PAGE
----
Nested Classes in Java: Classifications of Nested Classes

The nested classes are classified as follows:

·         static

·         non-static (or inner)

·         local

·         anonymous

Static Nested Classes:        

To create a static nested class, we use the static keyword in front of the class declaration, the same way we declare a static field or a method within the enclosing class. Just like a static method cannot refer to the non-static members of the enclosing class, a static inner class cannot refer to the non-static members of its enclosing class. To refer to the non-static members, it has to use an object reference to the enclosing class. To access a static nested class, we need to use its fully qualified name, using the syntax OuterClassName.StaticNestedClassName. To create an object of a static nested class, use the following syntax:

OuterClassName.StaticNestedClassName ClassObjectName =

                                                                       new OuterClassName.StaticNestedClassName();

From this syntax, we can see that a static nested class is just like any other top-level class. It is simply nested in another top-level class for packaging convenience.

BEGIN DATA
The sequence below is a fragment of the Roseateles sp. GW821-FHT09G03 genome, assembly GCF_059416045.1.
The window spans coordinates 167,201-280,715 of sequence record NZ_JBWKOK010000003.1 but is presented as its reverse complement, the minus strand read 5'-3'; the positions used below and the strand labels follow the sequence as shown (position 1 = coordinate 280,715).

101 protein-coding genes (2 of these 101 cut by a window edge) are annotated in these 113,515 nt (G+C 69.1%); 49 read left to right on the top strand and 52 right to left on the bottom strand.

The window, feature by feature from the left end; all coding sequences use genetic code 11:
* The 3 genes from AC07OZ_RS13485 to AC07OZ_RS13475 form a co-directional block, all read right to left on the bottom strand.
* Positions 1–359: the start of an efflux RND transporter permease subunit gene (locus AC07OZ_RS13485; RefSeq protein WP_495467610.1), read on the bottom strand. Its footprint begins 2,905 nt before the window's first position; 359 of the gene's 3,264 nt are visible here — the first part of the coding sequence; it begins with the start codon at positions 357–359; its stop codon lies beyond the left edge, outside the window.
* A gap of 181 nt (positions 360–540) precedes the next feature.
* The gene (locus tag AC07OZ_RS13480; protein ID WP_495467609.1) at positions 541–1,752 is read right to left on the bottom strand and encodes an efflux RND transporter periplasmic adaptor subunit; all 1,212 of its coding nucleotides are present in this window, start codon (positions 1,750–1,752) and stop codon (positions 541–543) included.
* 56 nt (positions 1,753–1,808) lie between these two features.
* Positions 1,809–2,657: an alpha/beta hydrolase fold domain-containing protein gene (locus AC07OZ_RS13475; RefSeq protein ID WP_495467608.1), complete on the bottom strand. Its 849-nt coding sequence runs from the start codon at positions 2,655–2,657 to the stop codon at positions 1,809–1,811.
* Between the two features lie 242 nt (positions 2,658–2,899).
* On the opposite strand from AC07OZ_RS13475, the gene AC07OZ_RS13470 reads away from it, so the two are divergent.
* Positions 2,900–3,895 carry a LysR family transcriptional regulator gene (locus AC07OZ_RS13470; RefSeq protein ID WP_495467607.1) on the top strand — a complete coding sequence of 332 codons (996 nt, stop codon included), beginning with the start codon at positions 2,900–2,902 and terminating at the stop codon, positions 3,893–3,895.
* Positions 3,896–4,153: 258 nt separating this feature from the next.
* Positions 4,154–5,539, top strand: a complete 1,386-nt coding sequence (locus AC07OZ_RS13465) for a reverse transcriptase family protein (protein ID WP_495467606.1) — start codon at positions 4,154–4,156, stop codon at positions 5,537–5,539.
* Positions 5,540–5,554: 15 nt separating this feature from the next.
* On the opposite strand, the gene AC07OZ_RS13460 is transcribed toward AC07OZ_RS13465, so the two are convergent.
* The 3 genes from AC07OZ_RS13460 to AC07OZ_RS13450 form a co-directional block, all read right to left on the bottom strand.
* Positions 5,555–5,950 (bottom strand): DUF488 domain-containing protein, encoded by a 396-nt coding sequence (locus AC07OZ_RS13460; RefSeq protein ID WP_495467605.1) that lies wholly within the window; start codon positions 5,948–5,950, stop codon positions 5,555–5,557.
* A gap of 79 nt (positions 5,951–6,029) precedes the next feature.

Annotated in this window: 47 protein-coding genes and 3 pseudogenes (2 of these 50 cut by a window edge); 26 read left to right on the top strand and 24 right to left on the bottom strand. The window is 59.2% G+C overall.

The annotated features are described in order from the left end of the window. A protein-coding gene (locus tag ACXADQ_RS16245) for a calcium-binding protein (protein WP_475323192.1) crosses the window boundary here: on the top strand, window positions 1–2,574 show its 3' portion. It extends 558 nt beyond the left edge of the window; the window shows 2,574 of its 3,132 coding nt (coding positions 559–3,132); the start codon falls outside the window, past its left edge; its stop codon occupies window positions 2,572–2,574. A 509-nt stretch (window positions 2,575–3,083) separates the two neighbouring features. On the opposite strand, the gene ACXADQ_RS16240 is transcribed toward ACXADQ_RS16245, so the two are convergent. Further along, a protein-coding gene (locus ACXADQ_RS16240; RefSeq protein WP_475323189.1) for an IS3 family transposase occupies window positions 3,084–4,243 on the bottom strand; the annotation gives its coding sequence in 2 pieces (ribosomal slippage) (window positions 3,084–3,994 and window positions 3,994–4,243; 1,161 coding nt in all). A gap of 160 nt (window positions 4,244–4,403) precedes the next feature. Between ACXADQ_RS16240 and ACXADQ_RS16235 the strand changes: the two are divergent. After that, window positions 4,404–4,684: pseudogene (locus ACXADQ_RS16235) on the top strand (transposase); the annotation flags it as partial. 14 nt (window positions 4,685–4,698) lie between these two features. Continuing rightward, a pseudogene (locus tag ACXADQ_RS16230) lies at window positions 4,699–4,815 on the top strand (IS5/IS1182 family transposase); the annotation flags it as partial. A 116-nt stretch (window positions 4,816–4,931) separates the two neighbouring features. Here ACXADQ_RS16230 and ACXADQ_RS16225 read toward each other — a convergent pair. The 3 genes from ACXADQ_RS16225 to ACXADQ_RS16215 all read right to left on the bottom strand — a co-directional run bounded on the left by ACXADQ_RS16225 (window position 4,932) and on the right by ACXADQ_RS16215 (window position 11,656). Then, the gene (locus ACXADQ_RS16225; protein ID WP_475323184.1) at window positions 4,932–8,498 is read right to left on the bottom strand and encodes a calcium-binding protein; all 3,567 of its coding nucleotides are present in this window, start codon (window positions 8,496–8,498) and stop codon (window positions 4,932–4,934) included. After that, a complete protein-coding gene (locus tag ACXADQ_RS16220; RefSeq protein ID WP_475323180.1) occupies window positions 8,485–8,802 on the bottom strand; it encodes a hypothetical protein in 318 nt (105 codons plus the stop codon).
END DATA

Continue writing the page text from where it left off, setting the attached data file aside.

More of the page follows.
Non-static Nested class or Inner class:

As mentioned earlier, the non-static nested classes are also called inner classes. An inner class is associated with an instance of its enclosing class.

·         It has direct access to the outer class’s fields and methods.

·        An inner class cannot define any static members because it is always associated with an instance.

·         An instance of an inner class can exist only within an instance of its outer class.

·       We may create multiple instances of the same inner class within a single instance of the enclosing class.

To create an instance of the inner class, we must have an object of the outer class. The following code snippet illustrates this:

InnerOddsIterator iterator = InnerOddsIterator();

while (iterator.hasNext()) {

int returnValue = iterator.getNext();



The InnerOddsIterator class is an inner class. To create an instance of this class, we use the call, where this refers to the instance of the current class. The new keyword instantiates the class specified on its right side. The reference to the instance of the inner class is held in the iterator variable. We will use this variable to access the members of the inner class. Both hasNext and getNext are the methods of this inner class.

Local and Anonymous classes:

The last two types of nested classes—that is, local and anonymous—fall under the category of inner classes.

·         An inner class defined within the body of a method is called a local inner or simply a local class.

·         The scope of a local class is restricted to the method’s scope.

·        An anonymous inner class is an inner class declared within the body of a method without a name given to it. We will use anonymous classes while studying the building of a GUI

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